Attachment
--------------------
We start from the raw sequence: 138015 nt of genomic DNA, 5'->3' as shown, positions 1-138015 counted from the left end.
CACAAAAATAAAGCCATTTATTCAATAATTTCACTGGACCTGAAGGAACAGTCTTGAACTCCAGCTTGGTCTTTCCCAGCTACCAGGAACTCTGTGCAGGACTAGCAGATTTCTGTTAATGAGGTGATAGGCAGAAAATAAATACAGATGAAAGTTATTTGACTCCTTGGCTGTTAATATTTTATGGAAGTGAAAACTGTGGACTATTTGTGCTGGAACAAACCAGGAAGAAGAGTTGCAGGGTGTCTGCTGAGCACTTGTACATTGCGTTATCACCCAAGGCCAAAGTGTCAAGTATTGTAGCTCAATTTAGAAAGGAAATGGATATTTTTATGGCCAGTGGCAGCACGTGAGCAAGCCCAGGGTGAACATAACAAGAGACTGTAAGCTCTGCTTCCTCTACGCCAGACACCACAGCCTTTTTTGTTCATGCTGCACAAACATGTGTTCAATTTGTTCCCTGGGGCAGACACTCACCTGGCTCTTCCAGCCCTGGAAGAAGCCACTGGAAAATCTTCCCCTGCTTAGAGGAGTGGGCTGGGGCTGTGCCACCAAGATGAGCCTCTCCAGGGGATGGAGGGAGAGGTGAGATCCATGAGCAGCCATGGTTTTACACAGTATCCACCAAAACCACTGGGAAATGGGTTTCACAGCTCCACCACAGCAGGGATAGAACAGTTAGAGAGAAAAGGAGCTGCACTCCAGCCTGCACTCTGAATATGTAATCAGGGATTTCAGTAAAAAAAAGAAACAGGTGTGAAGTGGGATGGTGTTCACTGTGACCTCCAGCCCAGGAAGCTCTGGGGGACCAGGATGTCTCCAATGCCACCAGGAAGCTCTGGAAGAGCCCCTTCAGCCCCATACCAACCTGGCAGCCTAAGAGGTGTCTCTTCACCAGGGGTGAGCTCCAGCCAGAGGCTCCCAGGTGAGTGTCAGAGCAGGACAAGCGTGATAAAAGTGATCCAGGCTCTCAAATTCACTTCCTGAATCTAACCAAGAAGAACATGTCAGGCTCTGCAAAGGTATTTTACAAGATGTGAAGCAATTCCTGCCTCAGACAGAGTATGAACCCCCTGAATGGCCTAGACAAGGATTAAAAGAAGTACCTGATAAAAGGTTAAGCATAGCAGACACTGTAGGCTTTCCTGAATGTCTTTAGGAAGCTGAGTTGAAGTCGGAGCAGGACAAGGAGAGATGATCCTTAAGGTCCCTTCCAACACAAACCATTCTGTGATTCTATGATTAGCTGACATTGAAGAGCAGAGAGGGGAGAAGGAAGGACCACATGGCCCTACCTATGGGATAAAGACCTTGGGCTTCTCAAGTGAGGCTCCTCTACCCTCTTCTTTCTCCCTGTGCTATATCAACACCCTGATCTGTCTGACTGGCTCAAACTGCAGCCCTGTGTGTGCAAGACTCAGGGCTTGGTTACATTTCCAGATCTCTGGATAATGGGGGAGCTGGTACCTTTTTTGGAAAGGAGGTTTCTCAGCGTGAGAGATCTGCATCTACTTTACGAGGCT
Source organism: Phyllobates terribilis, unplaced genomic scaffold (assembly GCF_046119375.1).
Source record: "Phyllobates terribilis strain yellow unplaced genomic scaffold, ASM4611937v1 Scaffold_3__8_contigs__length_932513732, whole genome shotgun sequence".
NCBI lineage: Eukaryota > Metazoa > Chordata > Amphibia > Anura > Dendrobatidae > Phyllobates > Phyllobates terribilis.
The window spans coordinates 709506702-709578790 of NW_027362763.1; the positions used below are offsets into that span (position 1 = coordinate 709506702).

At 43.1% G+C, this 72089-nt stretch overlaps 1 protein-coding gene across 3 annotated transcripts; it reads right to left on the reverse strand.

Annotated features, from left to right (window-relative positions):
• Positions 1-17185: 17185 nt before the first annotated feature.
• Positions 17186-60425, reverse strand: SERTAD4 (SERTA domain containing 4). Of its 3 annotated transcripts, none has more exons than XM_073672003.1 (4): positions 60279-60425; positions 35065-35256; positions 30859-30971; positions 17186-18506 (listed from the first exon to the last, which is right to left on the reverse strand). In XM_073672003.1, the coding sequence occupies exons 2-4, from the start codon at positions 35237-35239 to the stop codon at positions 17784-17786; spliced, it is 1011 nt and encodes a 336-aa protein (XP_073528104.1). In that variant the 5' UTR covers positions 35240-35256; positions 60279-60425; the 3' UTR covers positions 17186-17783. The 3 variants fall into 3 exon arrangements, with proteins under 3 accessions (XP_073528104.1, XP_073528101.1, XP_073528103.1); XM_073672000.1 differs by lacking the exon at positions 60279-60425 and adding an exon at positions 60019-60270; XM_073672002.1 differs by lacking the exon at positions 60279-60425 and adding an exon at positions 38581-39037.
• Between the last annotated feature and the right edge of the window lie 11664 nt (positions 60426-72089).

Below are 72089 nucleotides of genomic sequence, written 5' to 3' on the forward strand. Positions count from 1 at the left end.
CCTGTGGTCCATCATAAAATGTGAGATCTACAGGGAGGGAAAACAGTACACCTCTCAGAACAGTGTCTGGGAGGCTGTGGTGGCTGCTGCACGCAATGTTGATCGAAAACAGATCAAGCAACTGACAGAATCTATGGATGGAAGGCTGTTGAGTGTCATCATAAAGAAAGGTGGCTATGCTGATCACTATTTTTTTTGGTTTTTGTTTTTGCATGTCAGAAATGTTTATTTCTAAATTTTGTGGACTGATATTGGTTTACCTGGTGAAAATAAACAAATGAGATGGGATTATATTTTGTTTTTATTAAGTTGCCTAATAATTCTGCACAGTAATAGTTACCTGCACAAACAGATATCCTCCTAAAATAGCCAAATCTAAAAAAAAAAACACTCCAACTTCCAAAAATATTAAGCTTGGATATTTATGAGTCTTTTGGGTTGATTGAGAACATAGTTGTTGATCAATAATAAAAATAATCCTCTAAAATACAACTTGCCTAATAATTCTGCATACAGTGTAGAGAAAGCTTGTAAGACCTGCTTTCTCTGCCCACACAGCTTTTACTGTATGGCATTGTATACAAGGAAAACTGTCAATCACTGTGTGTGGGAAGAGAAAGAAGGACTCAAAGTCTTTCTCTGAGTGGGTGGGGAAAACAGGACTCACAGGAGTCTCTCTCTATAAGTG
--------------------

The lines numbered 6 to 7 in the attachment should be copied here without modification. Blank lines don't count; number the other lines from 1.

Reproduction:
The window spans coordinates 709506702-709578790 of NW_027362763.1; the positions used below are offsets into that span (position 1 = coordinate 709506702).

At 43.1% G+C, this 72089-nt stretch overlaps 1 protein-coding gene across 3 annotated transcripts; it reads right to left on the reverse strand.